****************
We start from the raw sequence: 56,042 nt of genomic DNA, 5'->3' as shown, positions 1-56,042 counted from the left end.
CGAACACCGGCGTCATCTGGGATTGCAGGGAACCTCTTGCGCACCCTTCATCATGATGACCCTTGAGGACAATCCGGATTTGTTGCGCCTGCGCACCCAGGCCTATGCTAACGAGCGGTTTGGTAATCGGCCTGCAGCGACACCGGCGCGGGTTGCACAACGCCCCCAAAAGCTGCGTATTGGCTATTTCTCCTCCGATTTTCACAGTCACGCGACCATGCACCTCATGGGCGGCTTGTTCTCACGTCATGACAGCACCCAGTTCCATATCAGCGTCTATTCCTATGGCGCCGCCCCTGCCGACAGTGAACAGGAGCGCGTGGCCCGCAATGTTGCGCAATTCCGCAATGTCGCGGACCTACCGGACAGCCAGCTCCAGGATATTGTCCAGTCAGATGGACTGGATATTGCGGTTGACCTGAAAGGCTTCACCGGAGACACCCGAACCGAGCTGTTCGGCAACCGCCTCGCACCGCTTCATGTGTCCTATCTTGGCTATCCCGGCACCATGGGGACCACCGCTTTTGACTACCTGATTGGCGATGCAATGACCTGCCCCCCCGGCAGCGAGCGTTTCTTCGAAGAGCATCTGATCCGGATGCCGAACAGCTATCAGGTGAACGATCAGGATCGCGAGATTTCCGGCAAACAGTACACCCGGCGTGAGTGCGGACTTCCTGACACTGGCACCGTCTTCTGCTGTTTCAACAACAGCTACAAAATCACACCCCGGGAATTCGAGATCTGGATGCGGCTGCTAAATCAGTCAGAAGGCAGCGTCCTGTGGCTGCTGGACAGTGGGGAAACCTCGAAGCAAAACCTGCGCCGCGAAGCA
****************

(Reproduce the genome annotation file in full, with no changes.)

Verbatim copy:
We start from the raw sequence: 56,042 nt of genomic DNA, 5'->3' as shown, positions 1-56,042 counted from the left end.
CGAACACCGGCGTCATCTGGGATTGCAGGGAACCTCTTGCGCACCCTTCATCATGATGACCCTTGAGGACAATCCGGATTTGTTGCGCCTGCGCACCCAGGCCTATGCTAACGAGCGGTTTGGTAATCGGCCTGCAGCGACACCGGCGCGGGTTGCACAACGCCCCCAAAAGCTGCGTATTGGCTATTTCTCCTCCGATTTTCACAGTCACGCGACCATGCACCTCATGGGCGGCTTGTTCTCACGTCATGACAGCACCCAGTTCCATATCAGCGTCTATTCCTATGGCGCCGCCCCTGCCGACAGTGAACAGGAGCGCGTGGCCCGCAATGTTGCGCAATTCCGCAATGTCGCGGACCTACCGGACAGCCAGCTCCAGGATATTGTCCAGTCAGATGGACTGGATATTGCGGTTGACCTGAAAGGCTTCACCGGAGACACCCGAACCGAGCTGTTCGGCAACCGCCTCGCACCGCTTCATGTGTCCTATCTTGGCTATCCCGGCACCATGGGGACCACCGCTTTTGACTACCTGATTGGCGATGCAATGACCTGCCCCCCCGGCAGCGAGCGTTTCTTCGAAGAGCATCTGATCCGGATGCCGAACAGCTATCAGGTGAACGATCAGGATCGCGAGATTTCCGGCAAACAGTACACCCGGCGTGAGTGCGGACTTCCTGACACTGGCACCGTCTTCTGCTGTTTCAACAACAGCTACAAAATCACACCCCGGGAATTCGAGATCTGGATGCGGCTGCTAAATCAGTCAGAAGGCAGCGTCCTGTGGCTGCTGGACAGTGGGGAAACCTCGAAGCAAAACCTGCGCCGCGAAGCA